When Philosophy and Gaming intersect…
Since the dawn of time, creators have striven to elevate their work by carefully weaving in a point whose purpose is to leave the observer thinking. Music, movies, literature or basically any form of creative expression and entertainment have walked that path, some definitely more successful than others.
Games weren’t far behind. For years, many people looked down on games and laughed at the idea that something which is digital and merely designed to “be played” can make us think or potentially introduce us to a higher idea than the cynical 1’s and 0’s on screen.
The medium has come a long way since then. While it is true that a good number of attempts have missed the mark for one reason or another, there have been many, many brilliant final products who have blown our minds with the ideas and prism through which they interpret reality.
The political and philosophical extremes in the BioShock series immediately come to mind. The deep mental exploration of the cynical and more theoretical side of ‘The Force’ in Knights of the Old Republic 2 made it a fan favourite and a game which requires deep thought. Free will as a concept is discussed at length in all parts of the Blood Omen Saga which spans 5 titles and culminates in a brilliant twist of “What if there is a third option”?
For those who know me, it’s no surprise that the following lines will discuss Deus Ex. I discovered the series in 2015 but did not properly play any of the games until the tail end of 2018. Besides the outstanding game play and compelling story, the narrative and central conflict of the game are what captured me.
In short, the main theme of Deus Ex is a movement called transhumanism. The full definition is as follows:
The belief or theory that the human race can evolve beyond its current physical and mental limitations, especially by means of science and technology.
The main character, Adam Jensen, survives a lethal attack after an extensive medical intervention which heavily augments his body and basically swaps both of his arms and legs with military grade bionic ones. What makes the universe fascinating is that “augmentation” is everywhere and people have chosen to swap limbs or organs to “better” themselves. For one reason or another, I believe that a time like this might come. With it, also the same social conflict as presented in the game — pure humans versus the Augmented.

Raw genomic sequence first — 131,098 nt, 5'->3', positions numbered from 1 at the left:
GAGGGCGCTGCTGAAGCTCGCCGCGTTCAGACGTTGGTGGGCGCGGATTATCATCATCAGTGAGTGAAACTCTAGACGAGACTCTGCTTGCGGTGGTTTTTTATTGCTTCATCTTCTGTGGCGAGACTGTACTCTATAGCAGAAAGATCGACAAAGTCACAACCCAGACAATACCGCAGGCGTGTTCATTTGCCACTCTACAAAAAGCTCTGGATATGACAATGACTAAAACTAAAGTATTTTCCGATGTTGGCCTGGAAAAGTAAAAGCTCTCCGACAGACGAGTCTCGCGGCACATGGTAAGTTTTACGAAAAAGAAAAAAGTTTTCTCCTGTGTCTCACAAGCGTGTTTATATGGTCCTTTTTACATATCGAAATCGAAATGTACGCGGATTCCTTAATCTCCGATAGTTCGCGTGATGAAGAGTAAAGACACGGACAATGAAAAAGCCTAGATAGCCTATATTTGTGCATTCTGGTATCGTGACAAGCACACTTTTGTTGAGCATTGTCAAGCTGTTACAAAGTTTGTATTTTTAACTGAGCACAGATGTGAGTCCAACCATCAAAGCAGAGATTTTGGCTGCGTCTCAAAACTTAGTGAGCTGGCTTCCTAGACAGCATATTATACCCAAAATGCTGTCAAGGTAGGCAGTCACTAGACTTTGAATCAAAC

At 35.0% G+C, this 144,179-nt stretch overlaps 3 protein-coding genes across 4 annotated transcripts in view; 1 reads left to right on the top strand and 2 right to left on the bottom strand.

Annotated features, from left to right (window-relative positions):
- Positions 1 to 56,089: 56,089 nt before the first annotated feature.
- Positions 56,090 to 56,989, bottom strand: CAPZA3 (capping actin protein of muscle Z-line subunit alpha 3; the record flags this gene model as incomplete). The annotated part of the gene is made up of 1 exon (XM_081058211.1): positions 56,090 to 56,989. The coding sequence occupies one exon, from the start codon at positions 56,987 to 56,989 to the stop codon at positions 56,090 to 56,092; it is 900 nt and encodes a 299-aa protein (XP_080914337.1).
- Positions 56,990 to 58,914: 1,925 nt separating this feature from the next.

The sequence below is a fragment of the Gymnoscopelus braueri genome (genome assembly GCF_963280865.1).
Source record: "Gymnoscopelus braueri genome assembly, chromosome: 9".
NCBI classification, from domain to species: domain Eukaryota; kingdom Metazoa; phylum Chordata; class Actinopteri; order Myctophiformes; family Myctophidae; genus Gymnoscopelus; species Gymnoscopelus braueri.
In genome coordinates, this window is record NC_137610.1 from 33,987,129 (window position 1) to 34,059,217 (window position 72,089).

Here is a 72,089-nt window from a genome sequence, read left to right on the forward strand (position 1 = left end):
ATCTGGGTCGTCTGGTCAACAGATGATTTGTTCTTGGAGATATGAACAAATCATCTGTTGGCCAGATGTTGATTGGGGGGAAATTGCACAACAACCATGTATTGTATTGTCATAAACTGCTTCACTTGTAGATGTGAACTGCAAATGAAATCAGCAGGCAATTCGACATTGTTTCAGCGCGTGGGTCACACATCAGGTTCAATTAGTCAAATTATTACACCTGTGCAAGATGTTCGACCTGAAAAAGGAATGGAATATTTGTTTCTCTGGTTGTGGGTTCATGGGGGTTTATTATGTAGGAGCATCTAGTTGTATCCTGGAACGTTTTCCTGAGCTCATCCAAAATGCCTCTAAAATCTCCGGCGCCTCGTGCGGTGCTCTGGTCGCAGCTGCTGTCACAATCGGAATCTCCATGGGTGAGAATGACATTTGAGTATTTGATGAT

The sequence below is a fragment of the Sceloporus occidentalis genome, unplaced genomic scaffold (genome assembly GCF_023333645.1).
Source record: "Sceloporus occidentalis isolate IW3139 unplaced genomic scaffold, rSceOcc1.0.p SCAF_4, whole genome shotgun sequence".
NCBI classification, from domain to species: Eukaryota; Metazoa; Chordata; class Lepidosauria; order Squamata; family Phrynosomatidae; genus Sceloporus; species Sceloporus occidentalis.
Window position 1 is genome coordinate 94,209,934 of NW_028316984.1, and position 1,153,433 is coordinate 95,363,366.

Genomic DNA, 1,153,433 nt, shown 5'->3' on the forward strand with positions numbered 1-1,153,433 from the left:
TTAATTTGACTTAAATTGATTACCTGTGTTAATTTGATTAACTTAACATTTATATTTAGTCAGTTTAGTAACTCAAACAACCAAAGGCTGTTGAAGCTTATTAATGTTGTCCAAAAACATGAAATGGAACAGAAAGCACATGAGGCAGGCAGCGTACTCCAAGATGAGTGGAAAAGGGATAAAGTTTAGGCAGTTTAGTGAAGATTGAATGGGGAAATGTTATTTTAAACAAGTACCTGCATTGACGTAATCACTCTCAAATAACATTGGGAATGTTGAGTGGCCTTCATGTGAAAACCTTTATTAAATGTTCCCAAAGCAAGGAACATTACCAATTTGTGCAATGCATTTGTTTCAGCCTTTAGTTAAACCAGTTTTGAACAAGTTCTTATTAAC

Without spoiling, the plot is fantastic as well as the dialogue and narrative (specifically referring to the 2011 Deus Ex). One of the plot twists caught me insanely off guard which simply speaks to the levels of immersion and quality the game oozes non-stop.
Today, I stumbled upon a clip from the first Deus Ex, the one which was released all the way back in 2000. In it, the main protagonist of the game JC Denton, speaks with an experimental super AI called Morpheus. The latter outlines all of JC’s characteristics and personal information while the former quickly argues that the human race will never accept this level of oversight and control.
JC and the AI go back and forth, each standing their ground and giving the other a bit of flak. You can easily see that the human is no match for his foe, yet the AI never gloats. The exchange is written with finesse and simply implies it’s points rather than grandstand as many movies think intelligence or mental domination is portrayed nowadays.
It’s an exercise in stating the truth in the most implicit way possible. Game writers were doing this in 2000. Maybe the final Season of GoT should hire them?
The whole back and forth is fantastically written and taking into account how quickly we eroded privacy and accepted phones into our households in the last 20 years, it is frighteningly on point.
More importantly, it made me think about the points on both sides-their merits and downfalls.
Even if you’re not a gamer, entertain the points which protagonists and antagonists make in your art form of choice. You never know where a simple mental exercise might take you or what you might realise about yourself.
PS — Given that it’s painfully obvious from some of the blog entries how big of a Deus Ex shill I am, do play the games in the following order 2011, 2016, 2000 for maximum plot effect. You won’t be sorry.